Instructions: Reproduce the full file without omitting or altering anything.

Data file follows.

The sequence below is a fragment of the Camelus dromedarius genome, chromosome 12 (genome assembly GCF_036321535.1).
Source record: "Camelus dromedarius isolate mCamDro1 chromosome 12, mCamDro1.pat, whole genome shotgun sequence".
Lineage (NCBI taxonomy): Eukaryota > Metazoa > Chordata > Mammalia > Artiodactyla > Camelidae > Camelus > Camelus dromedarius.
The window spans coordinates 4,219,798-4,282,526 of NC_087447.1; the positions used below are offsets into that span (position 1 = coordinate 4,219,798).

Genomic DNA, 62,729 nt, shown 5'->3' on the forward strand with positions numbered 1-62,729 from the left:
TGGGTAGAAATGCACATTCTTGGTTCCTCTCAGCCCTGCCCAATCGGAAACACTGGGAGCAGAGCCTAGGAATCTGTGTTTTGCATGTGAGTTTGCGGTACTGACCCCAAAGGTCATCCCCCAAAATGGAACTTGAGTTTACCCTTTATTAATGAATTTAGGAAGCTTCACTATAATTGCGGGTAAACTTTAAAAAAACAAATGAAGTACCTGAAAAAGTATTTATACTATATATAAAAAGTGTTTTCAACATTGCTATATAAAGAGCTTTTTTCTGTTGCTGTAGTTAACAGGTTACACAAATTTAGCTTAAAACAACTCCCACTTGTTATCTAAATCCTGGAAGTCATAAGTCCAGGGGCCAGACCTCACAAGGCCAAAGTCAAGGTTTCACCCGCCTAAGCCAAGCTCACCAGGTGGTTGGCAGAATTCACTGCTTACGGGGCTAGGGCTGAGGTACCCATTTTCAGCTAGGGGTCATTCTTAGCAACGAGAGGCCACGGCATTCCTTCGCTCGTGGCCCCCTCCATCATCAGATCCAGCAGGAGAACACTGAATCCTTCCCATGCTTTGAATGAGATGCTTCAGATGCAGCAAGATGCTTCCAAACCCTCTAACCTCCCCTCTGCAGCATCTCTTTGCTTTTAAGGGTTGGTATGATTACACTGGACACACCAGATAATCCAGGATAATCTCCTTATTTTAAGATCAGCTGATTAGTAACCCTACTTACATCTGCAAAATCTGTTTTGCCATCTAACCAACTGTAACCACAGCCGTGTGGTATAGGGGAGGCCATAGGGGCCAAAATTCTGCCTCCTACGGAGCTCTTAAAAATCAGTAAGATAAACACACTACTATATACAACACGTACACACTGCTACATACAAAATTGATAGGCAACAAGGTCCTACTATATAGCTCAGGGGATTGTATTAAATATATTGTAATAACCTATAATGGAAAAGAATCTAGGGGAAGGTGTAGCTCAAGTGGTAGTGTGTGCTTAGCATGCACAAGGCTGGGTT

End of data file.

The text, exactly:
The sequence below is a fragment of the Camelus dromedarius genome, chromosome 12 (genome assembly GCF_036321535.1).
Source record: "Camelus dromedarius isolate mCamDro1 chromosome 12, mCamDro1.pat, whole genome shotgun sequence".
Lineage (NCBI taxonomy): Eukaryota > Metazoa > Chordata > Mammalia > Artiodactyla > Camelidae > Camelus > Camelus dromedarius.
The window spans coordinates 4,219,798-4,282,526 of NC_087447.1; the positions used below are offsets into that span (position 1 = coordinate 4,219,798).

Genomic DNA, 62,729 nt, shown 5'->3' on the forward strand with positions numbered 1-62,729 from the left:
TGGGTAGAAATGCACATTCTTGGTTCCTCTCAGCCCTGCCCAATCGGAAACACTGGGAGCAGAGCCTAGGAATCTGTGTTTTGCATGTGAGTTTGCGGTACTGACCCCAAAGGTCATCCCCCAAAATGGAACTTGAGTTTACCCTTTATTAATGAATTTAGGAAGCTTCACTATAATTGCGGGTAAACTTTAAAAAAACAAATGAAGTACCTGAAAAAGTATTTATACTATATATAAAAAGTGTTTTCAACATTGCTATATAAAGAGCTTTTTTCTGTTGCTGTAGTTAACAGGTTACACAAATTTAGCTTAAAACAACTCCCACTTGTTATCTAAATCCTGGAAGTCATAAGTCCAGGGGCCAGACCTCACAAGGCCAAAGTCAAGGTTTCACCCGCCTAAGCCAAGCTCACCAGGTGGTTGGCAGAATTCACTGCTTACGGGGCTAGGGCTGAGGTACCCATTTTCAGCTAGGGGTCATTCTTAGCAACGAGAGGCCACGGCATTCCTTCGCTCGTGGCCCCCTCCATCATCAGATCCAGCAGGAGAACACTGAATCCTTCCCATGCTTTGAATGAGATGCTTCAGATGCAGCAAGATGCTTCCAAACCCTCTAACCTCCCCTCTGCAGCATCTCTTTGCTTTTAAGGGTTGGTATGATTACACTGGACACACCAGATAATCCAGGATAATCTCCTTATTTTAAGATCAGCTGATTAGTAACCCTACTTACATCTGCAAAATCTGTTTTGCCATCTAACCAACTGTAACCACAGCCGTGTGGTATAGGGGAGGCCATAGGGGCCAAAATTCTGCCTCCTACGGAGCTCTTAAAAATCAGTAAGATAAACACACTACTATATACAACACGTACACACTGCTACATACAAAATTGATAGGCAACAAGGTCCTACTATATAGCTCAGGGGATTGTATTAAATATATTGTAATAACCTATAATGGAAAAGAATCTAGGGGAAGGTGTAGCTCAAGTGGTAGTGTGTGCTTAGCATGCACAAGGCTGGGTT